In And Not a Penny More, Tanner is contacted by Jordan Herrington, an old classmate. Herrington has a strange story to tell. His mother was found murdered in a hotel room while on a cruise to South America. As Tanner looks into the incident, she finds that other women have also been killed on similar cruises. Her investigation becomes an international effort when she books a cruise herself and her father contacts an old friend in Interpol for assistance. Tanner and the Interpol agent work together to find the serial killer. "What follows is an intense race in a hurricane through the islands," Dixon explained in Southern Scribe.

A distant relative visits Tanner in Perdition House. Fifth cousin Mercer Mary Prescott phones after being arrested for vagrancy and asks for Tanner's assistance in getting out of jail. After springing Mercer, the trouble really begins as strange characters show up in town looking for Mercer. Tanner discovers that Mercer had earlier trouble with the federal authorities for trespassing in a nuclear plant. When Tanner's housekeeper is attacked, she decides to look into the situation herself, unearthing a secret from her family's past in the process. A critic for Publishers Weekly noted that "Wall nicely blends the manners and mores of the aristocratic Southern tradition with more modern sensibilities, creating in Bay Tanner a woman who's equally at home in the tea room or out jogging." "This terrific tense thriller takes readers on quite a ride," according to Harriet Klausner in Books ‘n’ Bytes, while a Kirkus Reviews found Perdition House to be "a taut, tasty chiller."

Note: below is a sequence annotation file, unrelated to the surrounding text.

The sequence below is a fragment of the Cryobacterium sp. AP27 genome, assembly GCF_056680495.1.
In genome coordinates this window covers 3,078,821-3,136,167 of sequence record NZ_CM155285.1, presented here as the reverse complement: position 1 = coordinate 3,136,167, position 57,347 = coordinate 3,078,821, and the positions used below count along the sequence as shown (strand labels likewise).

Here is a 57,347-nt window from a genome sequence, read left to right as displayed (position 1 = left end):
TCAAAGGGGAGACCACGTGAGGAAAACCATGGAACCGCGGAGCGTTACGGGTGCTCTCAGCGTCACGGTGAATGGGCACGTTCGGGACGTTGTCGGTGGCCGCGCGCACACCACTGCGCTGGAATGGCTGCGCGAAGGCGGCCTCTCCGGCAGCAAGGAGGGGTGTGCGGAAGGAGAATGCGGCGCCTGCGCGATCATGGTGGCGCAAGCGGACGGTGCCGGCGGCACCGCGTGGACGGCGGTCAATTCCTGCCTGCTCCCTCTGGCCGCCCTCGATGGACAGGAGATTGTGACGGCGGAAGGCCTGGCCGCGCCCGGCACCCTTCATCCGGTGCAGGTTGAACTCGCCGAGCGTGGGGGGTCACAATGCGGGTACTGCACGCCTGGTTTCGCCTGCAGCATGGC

A reviewer for Publishers Weekly commented that with 2004's Judas Island, Wall proves the "series featuring widowed accountant Bay Tanner gets better with each book." In this installment, Tanner returns from a trip to find that her father is being blackmailed and shortly afterwards, a close friend of hers is murdered. The reviewer concluded: "Wall manages to keep several seemingly unconnected story lines in play." Other critics also reviewed the book with praise; Sue O'Brien, writing for Booklist, remarked upon the story's "vividly described setting and … likable, believable heroine."

Resurrection Road is also "an excellent addition to the series," noted Rex E. Klett in Library Journal. In Wall's 2005 addition to the series, Tanner's love life seems to be going well; her boyfriend has just proposed to her. But then someone from her past appears, and Tanner's happiness is threatened as both she and her boyfriend become suspects in a young man's disappearance. A reviewer for Publishers Weekly observed: "Wall manages to imbue the vestiges of the old South with only a tinge of regret and yet still milks the romantic ambience effectively."